Of course, Justice League was always going to be a brighter, more optimistic film. That was set up from the end of Man of Steel, when Superman cries out in anguish at having to kill the only other Kryptonian on Earth and learns (implicitly, I admit) that he must never kill again. It was set up in Batman v. Superman, when Alfred complains about the dark path Bruce is walking, when Clark desperately tries to reach out to Bruce before their battle, when Wonder Woman arrives in all her glory, when Bruce Wayne freaking says out loud that he screwed up and wants to be a better hero. While I’m sure the particulars changed dramatically as the suits demanded Batman be in the Man of Steel sequel, as they clamored for brighter colors in Justice League, I have no doubts that Zack Snyder intended all along to create a story arc that took us from the pessimism of today to something greater.
But that was always something you had to construct out of the dialogue, out of subtle hints, out of text and subtext. Justice League just doesn’t have that. The closest it gets to that is Aquaman getting over his bad self when he sees that the threat of Steppenwolf endangers the sea and the land, and Cyborg accepting his new condition. It’s not bad—it’s the movie so many wanted—but I’m just a little disappointed.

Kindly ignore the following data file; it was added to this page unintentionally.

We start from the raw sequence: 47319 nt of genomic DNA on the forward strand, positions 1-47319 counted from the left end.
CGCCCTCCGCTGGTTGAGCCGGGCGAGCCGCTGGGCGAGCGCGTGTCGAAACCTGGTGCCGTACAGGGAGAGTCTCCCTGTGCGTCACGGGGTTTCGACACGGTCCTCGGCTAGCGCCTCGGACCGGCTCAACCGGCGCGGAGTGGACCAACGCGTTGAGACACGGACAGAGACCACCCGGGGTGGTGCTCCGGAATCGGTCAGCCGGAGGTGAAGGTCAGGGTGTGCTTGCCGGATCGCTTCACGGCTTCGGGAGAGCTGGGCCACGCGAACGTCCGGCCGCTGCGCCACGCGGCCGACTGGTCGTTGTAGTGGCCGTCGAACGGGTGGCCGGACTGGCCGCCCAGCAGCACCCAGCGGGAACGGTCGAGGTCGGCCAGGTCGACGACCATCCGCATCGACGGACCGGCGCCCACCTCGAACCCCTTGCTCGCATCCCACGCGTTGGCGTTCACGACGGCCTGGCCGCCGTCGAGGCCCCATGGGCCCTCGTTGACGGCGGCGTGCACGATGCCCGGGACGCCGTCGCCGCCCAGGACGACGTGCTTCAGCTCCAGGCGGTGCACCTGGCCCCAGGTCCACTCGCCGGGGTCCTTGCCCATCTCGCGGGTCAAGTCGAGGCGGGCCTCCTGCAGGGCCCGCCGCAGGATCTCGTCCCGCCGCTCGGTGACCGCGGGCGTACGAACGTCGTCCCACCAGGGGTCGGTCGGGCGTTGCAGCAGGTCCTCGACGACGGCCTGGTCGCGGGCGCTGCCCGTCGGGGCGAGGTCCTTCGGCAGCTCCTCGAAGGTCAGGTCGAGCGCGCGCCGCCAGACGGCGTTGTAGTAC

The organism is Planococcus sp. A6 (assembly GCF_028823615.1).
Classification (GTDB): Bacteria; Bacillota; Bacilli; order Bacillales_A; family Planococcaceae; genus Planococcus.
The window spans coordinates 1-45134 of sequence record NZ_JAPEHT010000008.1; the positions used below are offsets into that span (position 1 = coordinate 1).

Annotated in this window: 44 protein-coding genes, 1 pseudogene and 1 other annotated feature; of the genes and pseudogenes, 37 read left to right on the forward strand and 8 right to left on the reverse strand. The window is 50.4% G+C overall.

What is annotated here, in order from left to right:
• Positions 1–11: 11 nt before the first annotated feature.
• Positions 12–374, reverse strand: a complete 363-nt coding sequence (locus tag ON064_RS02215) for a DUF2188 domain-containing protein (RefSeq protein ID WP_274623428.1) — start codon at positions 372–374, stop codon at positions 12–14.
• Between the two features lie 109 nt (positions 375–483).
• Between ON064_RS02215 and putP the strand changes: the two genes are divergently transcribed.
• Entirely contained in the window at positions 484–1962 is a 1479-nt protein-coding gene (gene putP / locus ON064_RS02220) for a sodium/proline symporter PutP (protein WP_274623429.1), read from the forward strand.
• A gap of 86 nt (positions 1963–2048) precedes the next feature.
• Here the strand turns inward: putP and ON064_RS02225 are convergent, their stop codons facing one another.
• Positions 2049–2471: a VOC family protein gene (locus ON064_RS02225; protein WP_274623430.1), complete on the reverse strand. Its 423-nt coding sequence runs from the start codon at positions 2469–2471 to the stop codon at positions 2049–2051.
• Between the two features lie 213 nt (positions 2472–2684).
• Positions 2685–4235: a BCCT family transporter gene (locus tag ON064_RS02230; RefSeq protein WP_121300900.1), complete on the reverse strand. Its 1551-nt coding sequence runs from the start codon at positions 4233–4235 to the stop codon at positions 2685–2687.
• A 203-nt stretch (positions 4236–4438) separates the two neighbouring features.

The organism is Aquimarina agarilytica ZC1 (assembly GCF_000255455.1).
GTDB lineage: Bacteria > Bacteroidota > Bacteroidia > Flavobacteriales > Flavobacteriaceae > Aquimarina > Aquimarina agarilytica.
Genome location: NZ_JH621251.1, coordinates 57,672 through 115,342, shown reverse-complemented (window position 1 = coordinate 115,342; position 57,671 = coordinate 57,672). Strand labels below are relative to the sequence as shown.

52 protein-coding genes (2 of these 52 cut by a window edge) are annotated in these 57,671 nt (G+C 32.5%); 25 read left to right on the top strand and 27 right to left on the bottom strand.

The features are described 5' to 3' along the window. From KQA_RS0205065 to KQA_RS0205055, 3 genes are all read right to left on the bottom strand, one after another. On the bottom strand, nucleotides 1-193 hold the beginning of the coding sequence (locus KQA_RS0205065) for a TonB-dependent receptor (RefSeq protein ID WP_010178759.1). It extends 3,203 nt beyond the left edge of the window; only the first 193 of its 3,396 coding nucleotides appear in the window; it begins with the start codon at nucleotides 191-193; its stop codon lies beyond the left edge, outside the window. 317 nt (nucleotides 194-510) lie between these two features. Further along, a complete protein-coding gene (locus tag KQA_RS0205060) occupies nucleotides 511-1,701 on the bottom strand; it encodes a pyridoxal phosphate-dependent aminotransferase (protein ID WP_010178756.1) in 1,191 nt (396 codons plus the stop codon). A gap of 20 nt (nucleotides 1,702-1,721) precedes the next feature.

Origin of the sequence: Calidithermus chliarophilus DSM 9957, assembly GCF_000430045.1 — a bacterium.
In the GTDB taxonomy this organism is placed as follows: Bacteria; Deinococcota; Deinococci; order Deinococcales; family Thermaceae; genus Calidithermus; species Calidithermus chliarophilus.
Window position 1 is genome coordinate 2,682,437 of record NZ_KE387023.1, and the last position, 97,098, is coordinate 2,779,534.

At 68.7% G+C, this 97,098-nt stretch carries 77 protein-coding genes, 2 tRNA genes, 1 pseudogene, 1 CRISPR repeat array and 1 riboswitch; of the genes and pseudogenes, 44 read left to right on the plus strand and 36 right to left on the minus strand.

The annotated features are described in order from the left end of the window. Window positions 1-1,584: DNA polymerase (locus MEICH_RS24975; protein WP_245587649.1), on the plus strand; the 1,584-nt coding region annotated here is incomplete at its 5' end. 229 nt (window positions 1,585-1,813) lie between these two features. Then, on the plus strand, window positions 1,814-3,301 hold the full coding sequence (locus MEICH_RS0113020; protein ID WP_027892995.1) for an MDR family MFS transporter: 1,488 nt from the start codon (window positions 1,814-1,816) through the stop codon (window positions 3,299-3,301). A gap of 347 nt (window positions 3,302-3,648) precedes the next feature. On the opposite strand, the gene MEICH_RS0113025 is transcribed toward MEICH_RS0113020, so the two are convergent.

Monday, October 30, 2017

Review: Anno Dracula—One Thousand Monsters

Well, that was weird.

I jest, but Anno Dracula—One Thousand Monsters is not the book I was expecting, presenting strange and twisty turns in Kim Newman’s long-running vampire mythology. It’s also literally not the book I was expecting when it was originally announced as Anno Dracula 1999: Daikaiju. The promotional synopsis for that book was the following:

In 1899 Geneviéve Dieudonné is working as a doctor on a ship of vampire refugees from Dracula’s Britain, as Christina Light, a vampire who can literally turn into light, persuades the Emperor to cede a section of Tokyo to her as the Vampire Bund, a Shanghai-like international settlement of the undead and her own power base.